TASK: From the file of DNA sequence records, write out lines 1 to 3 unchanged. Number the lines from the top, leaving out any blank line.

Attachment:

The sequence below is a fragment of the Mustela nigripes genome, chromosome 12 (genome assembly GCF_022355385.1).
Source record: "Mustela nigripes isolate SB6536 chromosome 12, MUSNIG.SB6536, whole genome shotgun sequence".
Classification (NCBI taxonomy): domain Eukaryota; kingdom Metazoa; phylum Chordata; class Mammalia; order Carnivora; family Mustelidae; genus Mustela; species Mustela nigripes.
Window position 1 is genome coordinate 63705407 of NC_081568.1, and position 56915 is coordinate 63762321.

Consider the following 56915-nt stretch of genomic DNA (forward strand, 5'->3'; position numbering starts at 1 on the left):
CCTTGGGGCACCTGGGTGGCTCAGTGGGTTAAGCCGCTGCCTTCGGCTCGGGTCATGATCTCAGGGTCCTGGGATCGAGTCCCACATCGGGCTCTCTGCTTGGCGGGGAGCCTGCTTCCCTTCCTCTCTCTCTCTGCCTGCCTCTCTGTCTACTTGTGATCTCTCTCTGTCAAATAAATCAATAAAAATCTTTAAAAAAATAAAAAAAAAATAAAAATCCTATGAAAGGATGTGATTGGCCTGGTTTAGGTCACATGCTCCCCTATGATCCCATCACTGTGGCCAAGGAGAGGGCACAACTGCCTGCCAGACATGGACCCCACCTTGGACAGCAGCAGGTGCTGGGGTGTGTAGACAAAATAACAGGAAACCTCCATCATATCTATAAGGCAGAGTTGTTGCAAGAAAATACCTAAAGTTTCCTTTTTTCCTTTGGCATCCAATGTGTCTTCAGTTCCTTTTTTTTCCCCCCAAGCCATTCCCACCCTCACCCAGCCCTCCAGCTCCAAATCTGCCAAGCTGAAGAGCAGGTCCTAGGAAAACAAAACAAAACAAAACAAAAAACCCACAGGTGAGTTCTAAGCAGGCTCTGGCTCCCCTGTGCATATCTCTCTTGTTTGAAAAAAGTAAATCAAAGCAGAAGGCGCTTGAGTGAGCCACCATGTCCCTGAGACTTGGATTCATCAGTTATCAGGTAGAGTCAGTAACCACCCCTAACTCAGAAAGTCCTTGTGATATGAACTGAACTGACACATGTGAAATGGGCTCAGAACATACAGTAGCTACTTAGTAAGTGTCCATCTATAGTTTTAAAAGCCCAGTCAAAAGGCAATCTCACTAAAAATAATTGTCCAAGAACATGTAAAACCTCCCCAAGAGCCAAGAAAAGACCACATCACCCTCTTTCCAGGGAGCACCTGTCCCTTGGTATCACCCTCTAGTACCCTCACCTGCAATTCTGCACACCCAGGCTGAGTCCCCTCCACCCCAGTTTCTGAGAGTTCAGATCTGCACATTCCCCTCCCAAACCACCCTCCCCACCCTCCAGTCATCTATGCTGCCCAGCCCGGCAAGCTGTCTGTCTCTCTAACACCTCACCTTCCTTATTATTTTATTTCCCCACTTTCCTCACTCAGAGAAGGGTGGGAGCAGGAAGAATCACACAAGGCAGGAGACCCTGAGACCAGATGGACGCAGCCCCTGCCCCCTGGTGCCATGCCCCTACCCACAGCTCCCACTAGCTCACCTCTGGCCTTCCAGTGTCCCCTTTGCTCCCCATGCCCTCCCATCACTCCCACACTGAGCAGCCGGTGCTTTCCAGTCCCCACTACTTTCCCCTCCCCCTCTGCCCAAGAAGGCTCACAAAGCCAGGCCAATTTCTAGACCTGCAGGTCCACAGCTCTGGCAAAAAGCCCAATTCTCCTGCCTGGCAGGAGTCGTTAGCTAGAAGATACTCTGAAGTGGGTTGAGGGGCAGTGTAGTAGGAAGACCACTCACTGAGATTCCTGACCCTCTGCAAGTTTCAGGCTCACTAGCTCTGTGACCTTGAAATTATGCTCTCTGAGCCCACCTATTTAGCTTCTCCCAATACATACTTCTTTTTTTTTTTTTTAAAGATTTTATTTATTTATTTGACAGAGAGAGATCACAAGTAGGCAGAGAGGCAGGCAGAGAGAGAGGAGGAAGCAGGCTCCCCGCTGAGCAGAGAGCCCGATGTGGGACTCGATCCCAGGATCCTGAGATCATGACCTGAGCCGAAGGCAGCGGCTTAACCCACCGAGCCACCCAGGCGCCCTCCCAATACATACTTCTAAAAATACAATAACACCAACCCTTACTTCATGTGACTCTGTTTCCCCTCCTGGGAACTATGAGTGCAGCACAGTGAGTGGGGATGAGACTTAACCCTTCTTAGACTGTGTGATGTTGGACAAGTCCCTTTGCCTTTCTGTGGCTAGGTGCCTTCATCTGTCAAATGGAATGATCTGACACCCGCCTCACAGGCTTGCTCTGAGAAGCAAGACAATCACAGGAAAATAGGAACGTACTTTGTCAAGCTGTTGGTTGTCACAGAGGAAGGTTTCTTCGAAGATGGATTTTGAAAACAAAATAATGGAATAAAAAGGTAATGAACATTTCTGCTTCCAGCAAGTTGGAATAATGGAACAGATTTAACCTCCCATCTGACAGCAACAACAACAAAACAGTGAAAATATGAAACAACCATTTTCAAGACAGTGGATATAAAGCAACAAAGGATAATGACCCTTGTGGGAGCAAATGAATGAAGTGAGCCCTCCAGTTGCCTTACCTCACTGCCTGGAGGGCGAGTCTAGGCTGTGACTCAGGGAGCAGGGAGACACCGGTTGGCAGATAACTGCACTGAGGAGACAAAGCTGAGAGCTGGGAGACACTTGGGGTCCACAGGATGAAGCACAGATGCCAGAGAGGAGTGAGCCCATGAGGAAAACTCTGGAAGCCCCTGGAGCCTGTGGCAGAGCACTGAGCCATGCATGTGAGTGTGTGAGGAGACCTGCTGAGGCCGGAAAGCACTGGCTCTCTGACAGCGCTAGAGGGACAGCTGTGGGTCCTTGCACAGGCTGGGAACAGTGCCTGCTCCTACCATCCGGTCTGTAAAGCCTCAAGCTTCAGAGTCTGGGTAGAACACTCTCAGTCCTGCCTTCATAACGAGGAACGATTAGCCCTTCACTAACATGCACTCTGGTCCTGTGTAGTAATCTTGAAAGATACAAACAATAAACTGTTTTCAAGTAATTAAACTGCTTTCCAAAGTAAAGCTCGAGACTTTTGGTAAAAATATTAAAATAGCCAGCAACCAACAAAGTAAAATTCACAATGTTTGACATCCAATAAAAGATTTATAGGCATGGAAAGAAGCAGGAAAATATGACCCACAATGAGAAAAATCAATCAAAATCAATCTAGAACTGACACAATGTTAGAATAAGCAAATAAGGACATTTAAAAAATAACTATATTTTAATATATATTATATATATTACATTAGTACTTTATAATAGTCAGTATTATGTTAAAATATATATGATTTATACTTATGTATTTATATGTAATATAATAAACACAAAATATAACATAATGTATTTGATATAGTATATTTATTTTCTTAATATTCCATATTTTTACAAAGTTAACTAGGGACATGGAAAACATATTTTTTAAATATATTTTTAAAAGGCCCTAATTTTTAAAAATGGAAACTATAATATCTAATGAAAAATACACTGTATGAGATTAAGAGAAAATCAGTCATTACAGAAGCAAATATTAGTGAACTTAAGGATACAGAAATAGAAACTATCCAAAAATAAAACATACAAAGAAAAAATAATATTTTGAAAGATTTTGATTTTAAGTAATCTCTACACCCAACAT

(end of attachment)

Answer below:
The sequence below is a fragment of the Mustela nigripes genome, chromosome 12 (genome assembly GCF_022355385.1).
Source record: "Mustela nigripes isolate SB6536 chromosome 12, MUSNIG.SB6536, whole genome shotgun sequence".
Classification (NCBI taxonomy): domain Eukaryota; kingdom Metazoa; phylum Chordata; class Mammalia; order Carnivora; family Mustelidae; genus Mustela; species Mustela nigripes.